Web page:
Point-of-care testing, spatial care paths, and enhanced standards of care - preparing island communities for global warming and rising oceans
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Municipality of Bantayan, Cebu, Philippines
Publication date: 2023-04-27
Popul. Med. 2023;5(Supplement):A152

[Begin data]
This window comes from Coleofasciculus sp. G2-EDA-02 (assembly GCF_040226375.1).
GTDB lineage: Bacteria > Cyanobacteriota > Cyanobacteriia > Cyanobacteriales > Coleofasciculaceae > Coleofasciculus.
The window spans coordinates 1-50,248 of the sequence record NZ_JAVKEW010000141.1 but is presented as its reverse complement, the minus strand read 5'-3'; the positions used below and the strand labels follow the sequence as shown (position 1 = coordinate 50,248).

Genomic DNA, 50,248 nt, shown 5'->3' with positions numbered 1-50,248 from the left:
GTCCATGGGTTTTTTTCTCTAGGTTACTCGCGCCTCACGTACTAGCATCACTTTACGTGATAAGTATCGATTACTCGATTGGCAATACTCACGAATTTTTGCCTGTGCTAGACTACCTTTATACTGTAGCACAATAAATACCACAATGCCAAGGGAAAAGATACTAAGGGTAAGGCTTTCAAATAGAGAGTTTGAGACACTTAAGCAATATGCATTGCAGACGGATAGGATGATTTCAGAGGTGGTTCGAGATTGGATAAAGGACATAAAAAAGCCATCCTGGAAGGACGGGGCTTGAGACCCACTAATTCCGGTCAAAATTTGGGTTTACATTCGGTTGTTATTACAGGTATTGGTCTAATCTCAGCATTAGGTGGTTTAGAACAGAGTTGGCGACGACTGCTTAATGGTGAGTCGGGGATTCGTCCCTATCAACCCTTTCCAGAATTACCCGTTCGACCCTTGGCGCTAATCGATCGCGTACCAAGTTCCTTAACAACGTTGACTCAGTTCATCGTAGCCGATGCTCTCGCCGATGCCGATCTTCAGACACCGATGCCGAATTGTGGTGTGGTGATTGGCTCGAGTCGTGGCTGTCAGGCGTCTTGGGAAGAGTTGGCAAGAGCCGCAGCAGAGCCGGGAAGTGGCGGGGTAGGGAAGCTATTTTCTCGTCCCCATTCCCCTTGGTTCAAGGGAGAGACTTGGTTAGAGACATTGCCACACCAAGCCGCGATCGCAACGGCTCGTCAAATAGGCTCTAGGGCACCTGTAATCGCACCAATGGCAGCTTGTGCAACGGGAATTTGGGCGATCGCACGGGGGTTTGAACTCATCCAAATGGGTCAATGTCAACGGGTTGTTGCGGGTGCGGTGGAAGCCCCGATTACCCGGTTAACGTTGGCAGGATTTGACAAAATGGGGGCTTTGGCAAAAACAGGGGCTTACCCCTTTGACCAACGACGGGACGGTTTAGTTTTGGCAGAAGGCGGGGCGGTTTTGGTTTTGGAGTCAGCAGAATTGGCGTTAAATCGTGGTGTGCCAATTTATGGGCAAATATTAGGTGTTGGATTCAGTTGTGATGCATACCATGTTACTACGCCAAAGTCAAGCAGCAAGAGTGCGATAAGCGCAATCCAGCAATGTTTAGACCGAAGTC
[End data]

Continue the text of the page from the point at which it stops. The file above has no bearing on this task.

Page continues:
Background and Objective: The goal of this research is to create point-of-care (POC) strategies that accelerate decision making, increase efficiency, improve outcomes, and enhance standards of care in small-world networks (SWNs) of island communities faced with global warming, rising oceans, population migration, and public health crises. The Philippines lies in the “typhoon alley” of the Pacific and needs assessment was done in the Bantayan Archipelago to map POC testing (POCT), rescue times, and spatial care paths (SCP). Global warming is intensifying the severity of major storms, increasing their frequency, and magnifying the scope of damage. Archipelagos will be increasingly vulnerable and perpetually at risk to rising ocean levels. Every centimeter increase in ocean levels magnifies storm surges and flooding, and poor planning can adversely impact medical outcomes.  Methods:  Needs assessment was done in the Bantayan Archipelago and other locales on mainland Cebu. Well-established investigational methodsconducted in other limited-resource countries were adapted and there was focus on POCT, ambulance rescue, emergency medicine, critical care testing, and the organization of resources in the healthcare SWN. Results: Significant deficiencies included lack of cardiac marker testing for rapid diagnosis of acute myocardial infarction, absence of blood gas testing for support of critically ill patients, and geographic gaps prolonging patient transfers and delaying treatment. Strengths comprised primary care that can be facilitated by POCT, logical inter-island transfers for which decision making could be accelerated with onboard diagnostic testing, and healthcare SWNs amenable to POC advances that avoid overloading emergency rooms. Healthcare resources must be distributed to archipelago islands, not concentrated in large metropolitan areas inaccessible for emergency interventions. Conclusions: A point-of-need focus will help improve public health, decrease disparities in mortality among rural islanders, and pave the way for heightened resilience in anticipation of the adverse impact of global warming on vulnerable coastal areas.